The third theme relates to reflections on the role of religious actors in peacebuilding. Most startling was that the women interviewed assumed the term “religious actor” referred not to them but rather to men—those religious actors who lead congregations and therefore have a particular kind of access to and authority in the community, making them influential peacebuilders. When asked specifically about female religious peacebuilding actors in Afghanistan, the women underscored the importance of this role but mainly within limited spheres of influence: their families and other women. But, crucially, their religious knowledge served to amplify their influence within—and beyond—these traditional spheres. As the authors put it, “[w]hereas gender determines to a large extent the spaces for women’s peace engagement, religious literacy not only increases the opportunities for women to work for peace but also enlarges those very same spaces.” For instance, such women may teach peace beyond the family in schools and madrassas or “gain acceptance to mediate in intra-family conflicts as well as inter-family, community-level conflicts related to customary practices,” contexts where they, unlike male mediators, would have access to the women involved. In a country where religion is so powerful, “religious literacy [is] an empowering force” that garners respect for women peacebuilders who have it—respect they might not otherwise enjoy. One respondent noted how Afghan women engaged in peacebuilding can often be branded as “western” (and thereby delegitimized), but if they demonstrate religious knowledge people will pay attention.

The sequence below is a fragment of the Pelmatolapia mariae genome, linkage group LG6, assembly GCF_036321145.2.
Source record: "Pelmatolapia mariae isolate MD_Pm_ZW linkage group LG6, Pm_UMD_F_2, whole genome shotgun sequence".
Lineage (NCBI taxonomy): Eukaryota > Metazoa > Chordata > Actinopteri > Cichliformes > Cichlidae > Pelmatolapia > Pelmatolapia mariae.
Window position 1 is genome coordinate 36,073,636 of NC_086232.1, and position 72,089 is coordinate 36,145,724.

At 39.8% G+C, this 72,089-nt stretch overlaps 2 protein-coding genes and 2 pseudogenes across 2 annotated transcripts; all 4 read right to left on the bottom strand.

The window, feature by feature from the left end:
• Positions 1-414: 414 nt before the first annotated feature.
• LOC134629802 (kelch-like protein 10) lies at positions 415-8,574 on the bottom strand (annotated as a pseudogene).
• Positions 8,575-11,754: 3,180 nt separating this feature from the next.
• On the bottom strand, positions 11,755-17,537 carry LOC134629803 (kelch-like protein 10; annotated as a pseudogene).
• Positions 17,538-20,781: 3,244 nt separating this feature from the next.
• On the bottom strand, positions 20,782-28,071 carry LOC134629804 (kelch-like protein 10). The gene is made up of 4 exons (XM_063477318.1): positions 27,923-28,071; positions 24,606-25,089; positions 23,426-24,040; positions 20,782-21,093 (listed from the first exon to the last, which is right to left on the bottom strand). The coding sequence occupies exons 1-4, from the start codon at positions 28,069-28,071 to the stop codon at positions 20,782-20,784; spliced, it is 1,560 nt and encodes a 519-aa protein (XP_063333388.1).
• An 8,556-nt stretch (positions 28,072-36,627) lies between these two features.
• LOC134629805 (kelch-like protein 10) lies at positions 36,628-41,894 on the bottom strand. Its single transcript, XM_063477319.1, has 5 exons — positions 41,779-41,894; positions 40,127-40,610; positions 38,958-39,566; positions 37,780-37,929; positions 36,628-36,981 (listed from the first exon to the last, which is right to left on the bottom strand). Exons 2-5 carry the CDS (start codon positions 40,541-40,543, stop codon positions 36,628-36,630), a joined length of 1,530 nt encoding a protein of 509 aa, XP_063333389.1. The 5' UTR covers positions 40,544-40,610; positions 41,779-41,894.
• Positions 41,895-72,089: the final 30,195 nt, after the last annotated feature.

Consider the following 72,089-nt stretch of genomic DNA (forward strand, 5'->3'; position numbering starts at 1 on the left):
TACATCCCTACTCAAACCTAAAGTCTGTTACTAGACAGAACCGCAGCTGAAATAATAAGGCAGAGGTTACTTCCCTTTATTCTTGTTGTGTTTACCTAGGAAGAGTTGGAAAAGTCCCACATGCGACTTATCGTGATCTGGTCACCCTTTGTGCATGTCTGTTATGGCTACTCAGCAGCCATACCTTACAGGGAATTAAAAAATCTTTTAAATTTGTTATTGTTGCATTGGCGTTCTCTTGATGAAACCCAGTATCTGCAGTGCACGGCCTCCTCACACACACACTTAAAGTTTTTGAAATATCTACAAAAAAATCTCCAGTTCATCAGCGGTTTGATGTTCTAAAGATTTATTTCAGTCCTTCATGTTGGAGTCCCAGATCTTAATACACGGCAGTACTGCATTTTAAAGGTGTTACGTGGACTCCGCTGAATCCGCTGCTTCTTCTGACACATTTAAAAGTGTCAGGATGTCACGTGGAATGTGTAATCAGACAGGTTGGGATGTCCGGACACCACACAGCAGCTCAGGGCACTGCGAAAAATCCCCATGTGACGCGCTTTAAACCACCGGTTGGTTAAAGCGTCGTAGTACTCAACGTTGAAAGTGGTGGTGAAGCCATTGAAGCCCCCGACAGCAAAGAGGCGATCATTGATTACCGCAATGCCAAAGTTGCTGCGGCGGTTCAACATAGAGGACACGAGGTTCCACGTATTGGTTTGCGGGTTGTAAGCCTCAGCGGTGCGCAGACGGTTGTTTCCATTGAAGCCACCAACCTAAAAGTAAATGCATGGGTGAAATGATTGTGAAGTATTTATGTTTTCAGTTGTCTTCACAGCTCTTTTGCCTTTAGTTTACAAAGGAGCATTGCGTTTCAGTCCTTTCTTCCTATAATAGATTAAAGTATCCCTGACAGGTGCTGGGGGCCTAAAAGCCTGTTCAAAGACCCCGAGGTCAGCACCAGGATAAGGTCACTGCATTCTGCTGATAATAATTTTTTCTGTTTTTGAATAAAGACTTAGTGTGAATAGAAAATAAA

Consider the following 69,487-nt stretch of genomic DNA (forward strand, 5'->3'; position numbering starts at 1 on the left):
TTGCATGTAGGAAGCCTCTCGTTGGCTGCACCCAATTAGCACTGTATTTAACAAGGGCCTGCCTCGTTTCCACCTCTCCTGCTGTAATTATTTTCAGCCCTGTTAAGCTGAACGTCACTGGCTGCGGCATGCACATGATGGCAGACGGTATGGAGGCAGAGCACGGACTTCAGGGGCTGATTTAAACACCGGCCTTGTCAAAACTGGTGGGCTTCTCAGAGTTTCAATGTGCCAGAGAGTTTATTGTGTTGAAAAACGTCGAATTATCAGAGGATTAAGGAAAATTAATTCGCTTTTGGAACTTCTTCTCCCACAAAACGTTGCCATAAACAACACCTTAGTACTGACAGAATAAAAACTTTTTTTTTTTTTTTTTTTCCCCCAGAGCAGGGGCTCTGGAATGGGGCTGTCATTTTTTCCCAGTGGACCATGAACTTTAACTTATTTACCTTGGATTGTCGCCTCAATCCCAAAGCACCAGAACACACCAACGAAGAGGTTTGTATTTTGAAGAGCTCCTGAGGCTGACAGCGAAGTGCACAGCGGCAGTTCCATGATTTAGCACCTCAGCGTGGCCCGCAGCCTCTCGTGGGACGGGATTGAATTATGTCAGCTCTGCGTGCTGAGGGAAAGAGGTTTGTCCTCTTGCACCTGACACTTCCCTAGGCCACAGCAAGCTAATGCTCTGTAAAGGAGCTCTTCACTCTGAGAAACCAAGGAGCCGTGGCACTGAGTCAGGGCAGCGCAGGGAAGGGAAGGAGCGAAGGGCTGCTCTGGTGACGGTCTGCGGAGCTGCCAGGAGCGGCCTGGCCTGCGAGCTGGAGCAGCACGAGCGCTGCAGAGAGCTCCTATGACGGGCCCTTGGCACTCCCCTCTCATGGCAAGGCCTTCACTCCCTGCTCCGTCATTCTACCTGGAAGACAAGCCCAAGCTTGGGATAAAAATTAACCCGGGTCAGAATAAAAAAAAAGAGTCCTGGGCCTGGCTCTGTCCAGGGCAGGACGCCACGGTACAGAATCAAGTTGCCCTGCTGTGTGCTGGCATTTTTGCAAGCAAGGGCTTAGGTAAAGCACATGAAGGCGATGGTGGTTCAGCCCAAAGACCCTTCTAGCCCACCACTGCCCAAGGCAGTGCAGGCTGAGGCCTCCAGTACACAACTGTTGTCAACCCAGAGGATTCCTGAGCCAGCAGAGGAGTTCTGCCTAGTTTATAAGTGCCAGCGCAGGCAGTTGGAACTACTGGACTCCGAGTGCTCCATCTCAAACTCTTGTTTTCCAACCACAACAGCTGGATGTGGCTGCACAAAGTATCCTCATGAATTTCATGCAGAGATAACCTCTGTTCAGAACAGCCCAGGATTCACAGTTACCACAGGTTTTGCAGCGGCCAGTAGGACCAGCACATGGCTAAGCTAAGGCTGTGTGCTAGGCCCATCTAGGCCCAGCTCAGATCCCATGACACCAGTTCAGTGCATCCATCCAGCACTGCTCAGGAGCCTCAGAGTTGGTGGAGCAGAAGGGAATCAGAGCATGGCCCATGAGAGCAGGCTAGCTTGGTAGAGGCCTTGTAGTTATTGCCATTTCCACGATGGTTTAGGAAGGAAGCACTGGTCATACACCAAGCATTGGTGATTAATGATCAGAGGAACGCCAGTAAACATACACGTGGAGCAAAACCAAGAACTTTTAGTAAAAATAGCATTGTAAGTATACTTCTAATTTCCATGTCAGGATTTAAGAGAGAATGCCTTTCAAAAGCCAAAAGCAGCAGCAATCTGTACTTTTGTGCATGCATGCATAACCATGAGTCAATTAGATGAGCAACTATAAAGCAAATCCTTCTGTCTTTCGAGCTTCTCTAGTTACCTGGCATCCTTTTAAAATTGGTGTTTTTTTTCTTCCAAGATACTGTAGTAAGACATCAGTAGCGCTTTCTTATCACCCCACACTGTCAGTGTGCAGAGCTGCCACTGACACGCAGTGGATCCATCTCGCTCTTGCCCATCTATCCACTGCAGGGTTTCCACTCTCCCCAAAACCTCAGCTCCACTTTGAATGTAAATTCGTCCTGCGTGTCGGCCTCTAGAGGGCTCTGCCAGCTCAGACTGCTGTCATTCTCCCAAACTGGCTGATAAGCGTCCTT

Fourth, knowledge of Islam also creates opportunities for female religious actors to coordinate with male religious actors in ways that contribute to peacebuilding in the country: either by referring disputes to them that may not be seen as appropriate for women to mediate or by jointly taking on conflicts to mediate, with each accessing the community members to whom they have distinct access.